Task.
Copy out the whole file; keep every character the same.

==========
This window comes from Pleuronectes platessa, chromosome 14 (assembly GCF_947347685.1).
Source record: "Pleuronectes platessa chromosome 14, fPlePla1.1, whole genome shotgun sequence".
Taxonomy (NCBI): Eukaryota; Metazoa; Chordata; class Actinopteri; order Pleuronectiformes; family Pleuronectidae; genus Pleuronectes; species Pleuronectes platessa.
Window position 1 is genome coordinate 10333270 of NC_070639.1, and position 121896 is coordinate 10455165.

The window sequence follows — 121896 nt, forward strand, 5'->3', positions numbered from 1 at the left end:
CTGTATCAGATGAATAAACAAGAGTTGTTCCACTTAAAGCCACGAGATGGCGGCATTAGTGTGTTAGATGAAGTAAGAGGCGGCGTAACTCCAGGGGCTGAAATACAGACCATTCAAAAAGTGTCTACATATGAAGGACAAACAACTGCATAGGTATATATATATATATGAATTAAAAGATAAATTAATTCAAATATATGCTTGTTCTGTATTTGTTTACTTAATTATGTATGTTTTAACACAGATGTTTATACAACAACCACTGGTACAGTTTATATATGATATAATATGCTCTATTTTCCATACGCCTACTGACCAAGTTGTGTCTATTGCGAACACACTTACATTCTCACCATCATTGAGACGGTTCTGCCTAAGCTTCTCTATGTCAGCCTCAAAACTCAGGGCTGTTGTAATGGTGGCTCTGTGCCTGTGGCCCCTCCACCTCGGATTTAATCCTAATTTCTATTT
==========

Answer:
This window comes from Pleuronectes platessa, chromosome 14 (assembly GCF_947347685.1).
Source record: "Pleuronectes platessa chromosome 14, fPlePla1.1, whole genome shotgun sequence".
Taxonomy (NCBI): Eukaryota; Metazoa; Chordata; class Actinopteri; order Pleuronectiformes; family Pleuronectidae; genus Pleuronectes; species Pleuronectes platessa.
Window position 1 is genome coordinate 10333270 of NC_070639.1, and position 121896 is coordinate 10455165.

The window sequence follows — 121896 nt, forward strand, 5'->3', positions numbered from 1 at the left end:
CTGTATCAGATGAATAAACAAGAGTTGTTCCACTTAAAGCCACGAGATGGCGGCATTAGTGTGTTAGATGAAGTAAGAGGCGGCGTAACTCCAGGGGCTGAAATACAGACCATTCAAAAAGTGTCTACATATGAAGGACAAACAACTGCATAGGTATATATATATATATGAATTAAAAGATAAATTAATTCAAATATATGCTTGTTCTGTATTTGTTTACTTAATTATGTATGTTTTAACACAGATGTTTATACAACAACCACTGGTACAGTTTATATATGATATAATATGCTCTATTTTCCATACGCCTACTGACCAAGTTGTGTCTATTGCGAACACACTTACATTCTCACCATCATTGAGACGGTTCTGCCTAAGCTTCTCTATGTCAGCCTCAAAACTCAGGGCTGTTGTAATGGTGGCTCTGTGCCTGTGGCCCCTCCACCTCGGATTTAATCCTAATTTCTATTT